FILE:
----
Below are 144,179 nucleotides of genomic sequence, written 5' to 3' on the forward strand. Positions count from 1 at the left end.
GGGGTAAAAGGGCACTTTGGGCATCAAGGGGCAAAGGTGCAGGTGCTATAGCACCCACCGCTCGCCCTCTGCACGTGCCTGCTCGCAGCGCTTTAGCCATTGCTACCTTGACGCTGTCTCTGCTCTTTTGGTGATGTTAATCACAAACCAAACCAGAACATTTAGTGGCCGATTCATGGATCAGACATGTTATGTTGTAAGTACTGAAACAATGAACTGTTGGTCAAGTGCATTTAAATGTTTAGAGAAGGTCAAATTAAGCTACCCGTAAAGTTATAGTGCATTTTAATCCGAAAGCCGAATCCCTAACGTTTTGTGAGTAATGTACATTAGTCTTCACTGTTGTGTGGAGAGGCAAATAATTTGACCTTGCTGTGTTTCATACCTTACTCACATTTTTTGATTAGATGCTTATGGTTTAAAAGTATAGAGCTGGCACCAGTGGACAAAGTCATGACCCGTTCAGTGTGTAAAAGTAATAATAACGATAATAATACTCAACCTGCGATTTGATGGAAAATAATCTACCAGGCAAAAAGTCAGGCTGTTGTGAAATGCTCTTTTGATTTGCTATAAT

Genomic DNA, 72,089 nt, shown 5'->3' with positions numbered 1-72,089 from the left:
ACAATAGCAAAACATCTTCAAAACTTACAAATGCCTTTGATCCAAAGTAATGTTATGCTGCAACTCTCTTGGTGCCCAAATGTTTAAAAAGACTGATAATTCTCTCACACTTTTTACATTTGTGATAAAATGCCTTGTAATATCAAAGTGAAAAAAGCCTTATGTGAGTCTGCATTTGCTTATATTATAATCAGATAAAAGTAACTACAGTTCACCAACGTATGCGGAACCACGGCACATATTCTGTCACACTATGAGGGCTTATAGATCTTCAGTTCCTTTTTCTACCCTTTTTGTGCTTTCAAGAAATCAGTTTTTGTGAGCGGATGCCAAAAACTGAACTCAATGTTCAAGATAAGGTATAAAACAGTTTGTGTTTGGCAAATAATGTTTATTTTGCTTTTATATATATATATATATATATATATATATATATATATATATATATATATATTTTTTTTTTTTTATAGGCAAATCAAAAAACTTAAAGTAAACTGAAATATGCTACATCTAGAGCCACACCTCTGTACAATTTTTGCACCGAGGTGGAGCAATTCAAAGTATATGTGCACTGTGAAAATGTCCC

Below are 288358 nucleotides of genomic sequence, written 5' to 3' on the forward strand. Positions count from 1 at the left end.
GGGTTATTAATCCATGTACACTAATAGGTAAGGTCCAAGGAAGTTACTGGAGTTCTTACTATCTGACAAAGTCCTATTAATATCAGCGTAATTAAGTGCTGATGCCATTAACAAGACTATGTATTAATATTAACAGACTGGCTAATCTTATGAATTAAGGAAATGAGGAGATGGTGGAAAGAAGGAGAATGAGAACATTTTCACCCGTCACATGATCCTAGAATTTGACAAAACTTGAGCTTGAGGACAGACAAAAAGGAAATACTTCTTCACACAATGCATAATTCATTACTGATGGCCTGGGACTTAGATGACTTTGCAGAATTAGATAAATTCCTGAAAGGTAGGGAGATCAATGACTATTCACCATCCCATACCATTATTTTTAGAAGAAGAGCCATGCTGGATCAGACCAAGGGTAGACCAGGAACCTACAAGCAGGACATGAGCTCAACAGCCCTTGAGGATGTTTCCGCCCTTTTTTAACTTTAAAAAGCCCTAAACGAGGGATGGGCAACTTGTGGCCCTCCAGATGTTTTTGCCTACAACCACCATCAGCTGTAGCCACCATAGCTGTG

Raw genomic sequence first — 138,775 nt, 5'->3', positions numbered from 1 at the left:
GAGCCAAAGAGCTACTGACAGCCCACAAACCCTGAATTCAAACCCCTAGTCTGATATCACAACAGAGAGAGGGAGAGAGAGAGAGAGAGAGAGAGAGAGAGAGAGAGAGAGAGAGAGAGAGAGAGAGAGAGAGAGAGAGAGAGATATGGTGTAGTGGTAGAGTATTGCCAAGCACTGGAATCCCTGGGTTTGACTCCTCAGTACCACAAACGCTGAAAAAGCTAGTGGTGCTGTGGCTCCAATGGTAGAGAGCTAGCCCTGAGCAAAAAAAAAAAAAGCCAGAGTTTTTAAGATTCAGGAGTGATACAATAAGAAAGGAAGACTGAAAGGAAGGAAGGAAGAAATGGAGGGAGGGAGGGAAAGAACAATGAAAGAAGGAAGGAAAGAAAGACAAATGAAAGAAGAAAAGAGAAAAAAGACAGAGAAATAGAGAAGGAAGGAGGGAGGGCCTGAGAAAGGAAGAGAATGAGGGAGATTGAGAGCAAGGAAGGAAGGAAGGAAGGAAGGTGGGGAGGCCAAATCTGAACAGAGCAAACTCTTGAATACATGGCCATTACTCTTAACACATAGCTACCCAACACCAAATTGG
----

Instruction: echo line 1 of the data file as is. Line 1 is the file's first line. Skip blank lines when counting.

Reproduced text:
Below are 144,179 nucleotides of genomic sequence, written 5' to 3' on the forward strand. Positions count from 1 at the left end.